Monday, May 30, 2011

Why Threading is Hard (link)

As someone who spends quite alot of time explaining and debugging multithreaded applications it's nice to see someone else take a go at it for a change.

Future Chips (Mmm chips) has an articles on what makes parallel programming hard. It goes over why not all programs get a speedup with more cores and why it's hard to write and debug multithreaded (MT) programs.

They have also posted a follow up article on writing and optimizing parallel programs; a complete example. Which is nice...


Aater Suleman said...

Hi Andrew,

Nice blog! I especially like the post on user interface books. I need to learn UIs better. My only experience has been web UIs an the in-house tools I write to help myself (which are anything but user-friendly) or pretty.

Thank you for reading my article at . I am glad you liked it. You mention that you have experience explaining this stuff. I need an opinion. I wrote a post about work-queues last night ( and I can't seem to decide if the next post should be on branch-and-bound algorithms or pipeline parallelism. Any suggestions?

Andrew said...

Well, if you want to learn more about UIs the books I mentioned in that article are definitely a good place to start.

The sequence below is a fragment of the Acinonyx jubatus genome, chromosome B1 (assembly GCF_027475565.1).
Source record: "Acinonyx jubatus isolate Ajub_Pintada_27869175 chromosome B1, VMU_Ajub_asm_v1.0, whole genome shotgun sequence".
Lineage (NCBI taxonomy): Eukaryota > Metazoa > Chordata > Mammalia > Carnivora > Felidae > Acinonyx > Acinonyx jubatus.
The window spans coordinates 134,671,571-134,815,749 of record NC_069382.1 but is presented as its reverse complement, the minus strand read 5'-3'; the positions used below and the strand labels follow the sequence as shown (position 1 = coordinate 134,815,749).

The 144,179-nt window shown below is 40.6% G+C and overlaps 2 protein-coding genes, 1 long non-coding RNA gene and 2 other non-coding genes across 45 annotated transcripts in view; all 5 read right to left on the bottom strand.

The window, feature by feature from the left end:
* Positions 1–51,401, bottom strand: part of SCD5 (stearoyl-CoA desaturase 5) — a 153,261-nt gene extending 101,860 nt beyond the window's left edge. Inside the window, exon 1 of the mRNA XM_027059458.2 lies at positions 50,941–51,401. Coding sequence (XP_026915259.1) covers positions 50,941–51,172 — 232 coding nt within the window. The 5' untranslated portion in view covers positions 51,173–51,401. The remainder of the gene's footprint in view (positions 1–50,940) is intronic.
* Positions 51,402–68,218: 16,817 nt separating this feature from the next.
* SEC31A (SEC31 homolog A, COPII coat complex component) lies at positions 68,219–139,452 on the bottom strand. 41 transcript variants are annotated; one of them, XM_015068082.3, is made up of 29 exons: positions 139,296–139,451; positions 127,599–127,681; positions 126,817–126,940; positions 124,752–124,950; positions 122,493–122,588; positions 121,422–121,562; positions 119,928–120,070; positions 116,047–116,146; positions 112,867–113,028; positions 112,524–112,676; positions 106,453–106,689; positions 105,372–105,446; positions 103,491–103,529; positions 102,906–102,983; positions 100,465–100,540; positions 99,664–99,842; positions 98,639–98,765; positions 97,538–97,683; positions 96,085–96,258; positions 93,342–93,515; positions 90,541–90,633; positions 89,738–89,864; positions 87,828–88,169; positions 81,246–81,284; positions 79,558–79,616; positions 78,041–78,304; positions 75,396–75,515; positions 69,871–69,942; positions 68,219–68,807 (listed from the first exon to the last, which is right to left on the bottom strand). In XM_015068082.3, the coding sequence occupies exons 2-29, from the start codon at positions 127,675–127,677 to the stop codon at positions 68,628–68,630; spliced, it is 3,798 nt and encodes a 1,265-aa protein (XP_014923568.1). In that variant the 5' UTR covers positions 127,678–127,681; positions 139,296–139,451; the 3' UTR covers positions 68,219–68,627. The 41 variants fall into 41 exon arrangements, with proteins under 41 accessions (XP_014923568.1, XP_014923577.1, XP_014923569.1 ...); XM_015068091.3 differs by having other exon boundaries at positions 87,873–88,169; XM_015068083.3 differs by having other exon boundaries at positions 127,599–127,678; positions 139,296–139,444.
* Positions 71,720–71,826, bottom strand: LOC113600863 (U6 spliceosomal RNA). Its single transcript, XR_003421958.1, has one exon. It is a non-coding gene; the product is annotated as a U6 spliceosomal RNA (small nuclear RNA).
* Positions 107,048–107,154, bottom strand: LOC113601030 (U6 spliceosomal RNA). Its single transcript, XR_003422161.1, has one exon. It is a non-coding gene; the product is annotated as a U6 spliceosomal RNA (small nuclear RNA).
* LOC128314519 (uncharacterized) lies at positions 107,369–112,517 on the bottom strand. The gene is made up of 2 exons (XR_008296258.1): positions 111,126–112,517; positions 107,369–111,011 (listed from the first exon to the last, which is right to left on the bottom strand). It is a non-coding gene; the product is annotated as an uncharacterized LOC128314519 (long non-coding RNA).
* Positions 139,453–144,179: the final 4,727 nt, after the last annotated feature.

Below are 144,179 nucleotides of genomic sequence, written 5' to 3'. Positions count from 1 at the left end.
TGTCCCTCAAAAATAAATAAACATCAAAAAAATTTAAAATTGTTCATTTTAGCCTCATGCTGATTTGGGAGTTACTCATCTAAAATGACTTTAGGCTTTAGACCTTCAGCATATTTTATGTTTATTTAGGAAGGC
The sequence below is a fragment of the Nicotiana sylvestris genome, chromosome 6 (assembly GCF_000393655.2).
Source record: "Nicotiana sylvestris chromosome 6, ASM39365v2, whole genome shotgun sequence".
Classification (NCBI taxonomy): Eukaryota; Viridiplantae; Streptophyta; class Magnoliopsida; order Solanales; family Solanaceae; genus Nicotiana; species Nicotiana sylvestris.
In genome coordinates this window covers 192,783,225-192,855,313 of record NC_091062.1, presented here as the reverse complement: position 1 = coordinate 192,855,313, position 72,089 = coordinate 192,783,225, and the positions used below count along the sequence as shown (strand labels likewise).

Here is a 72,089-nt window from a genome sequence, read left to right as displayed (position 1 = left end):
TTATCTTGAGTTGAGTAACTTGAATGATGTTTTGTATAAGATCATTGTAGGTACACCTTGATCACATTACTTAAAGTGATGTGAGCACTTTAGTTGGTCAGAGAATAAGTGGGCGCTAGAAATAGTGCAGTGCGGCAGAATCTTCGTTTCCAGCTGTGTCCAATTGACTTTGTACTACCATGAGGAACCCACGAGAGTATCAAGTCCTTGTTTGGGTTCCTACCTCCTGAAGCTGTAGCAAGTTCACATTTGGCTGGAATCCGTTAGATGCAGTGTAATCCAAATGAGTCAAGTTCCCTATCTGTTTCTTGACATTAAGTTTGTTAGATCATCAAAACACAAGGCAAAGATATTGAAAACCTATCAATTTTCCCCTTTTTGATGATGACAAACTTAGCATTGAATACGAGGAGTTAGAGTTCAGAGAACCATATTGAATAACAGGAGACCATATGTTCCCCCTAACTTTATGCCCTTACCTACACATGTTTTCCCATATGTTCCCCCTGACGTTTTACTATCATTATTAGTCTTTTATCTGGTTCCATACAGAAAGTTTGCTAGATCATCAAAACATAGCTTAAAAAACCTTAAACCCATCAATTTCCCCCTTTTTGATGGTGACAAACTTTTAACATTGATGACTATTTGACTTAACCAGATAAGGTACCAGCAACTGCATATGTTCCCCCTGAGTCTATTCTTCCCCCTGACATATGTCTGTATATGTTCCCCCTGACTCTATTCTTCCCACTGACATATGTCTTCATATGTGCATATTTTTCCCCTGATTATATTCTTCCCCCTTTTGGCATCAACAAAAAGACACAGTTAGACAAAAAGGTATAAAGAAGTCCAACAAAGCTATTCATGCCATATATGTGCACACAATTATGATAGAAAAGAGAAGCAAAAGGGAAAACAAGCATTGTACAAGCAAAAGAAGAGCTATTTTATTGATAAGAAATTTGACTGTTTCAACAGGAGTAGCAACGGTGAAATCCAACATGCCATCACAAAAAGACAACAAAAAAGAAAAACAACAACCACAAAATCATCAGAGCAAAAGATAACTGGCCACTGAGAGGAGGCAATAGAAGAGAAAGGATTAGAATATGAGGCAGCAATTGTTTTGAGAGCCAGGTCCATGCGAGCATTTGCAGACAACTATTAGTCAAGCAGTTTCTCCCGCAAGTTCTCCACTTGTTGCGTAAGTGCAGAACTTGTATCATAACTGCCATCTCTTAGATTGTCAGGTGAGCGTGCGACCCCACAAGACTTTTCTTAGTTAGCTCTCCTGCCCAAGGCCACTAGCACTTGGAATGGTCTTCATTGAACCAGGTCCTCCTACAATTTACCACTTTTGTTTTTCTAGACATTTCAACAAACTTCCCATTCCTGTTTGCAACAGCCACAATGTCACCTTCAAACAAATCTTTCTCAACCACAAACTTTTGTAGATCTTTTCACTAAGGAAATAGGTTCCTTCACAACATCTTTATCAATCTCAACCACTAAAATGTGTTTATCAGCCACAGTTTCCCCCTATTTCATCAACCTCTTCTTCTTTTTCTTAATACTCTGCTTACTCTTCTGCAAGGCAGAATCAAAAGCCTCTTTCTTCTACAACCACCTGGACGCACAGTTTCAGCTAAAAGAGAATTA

If I have to choose between branch-and-bound algorythms or pipeline parallelism I would definitely go with pipeline parallelism. I think pipelining in general is a fascinating concept and has all sorts of applications both in code and in life. I've always thought my washing machine and dryer as being a two-stage pipeline. The way the CPU and GPU interact to build ascene also works as a two-stage pipeline. Once you understand pipelines to start to see them all over the place. At the car wash, at the checkout counter, going through security at an airport.

Arstechnica did a wonderful article about pipelining as it relates to processors.

I liked your article too:

I suspect that desktop processors probably won't switch to an in-order setup for a while; basically unless they reach a thermal limit of sort sort. History has shown that OOO beats in-order with higher clock frequencies. The POWER 6 architecture is a weird aberation in that sense. It should be noted that IBM decided to go back to an out-of-order core for POWER 7.

For low power processors ditching OOO and the instruction window are massive wins. So it a great deal of sense for them to be in order. Aparently they are big power hogs. Arstechina talked about this when Bobcat was introduced.

Love the articles. I've been reading them all.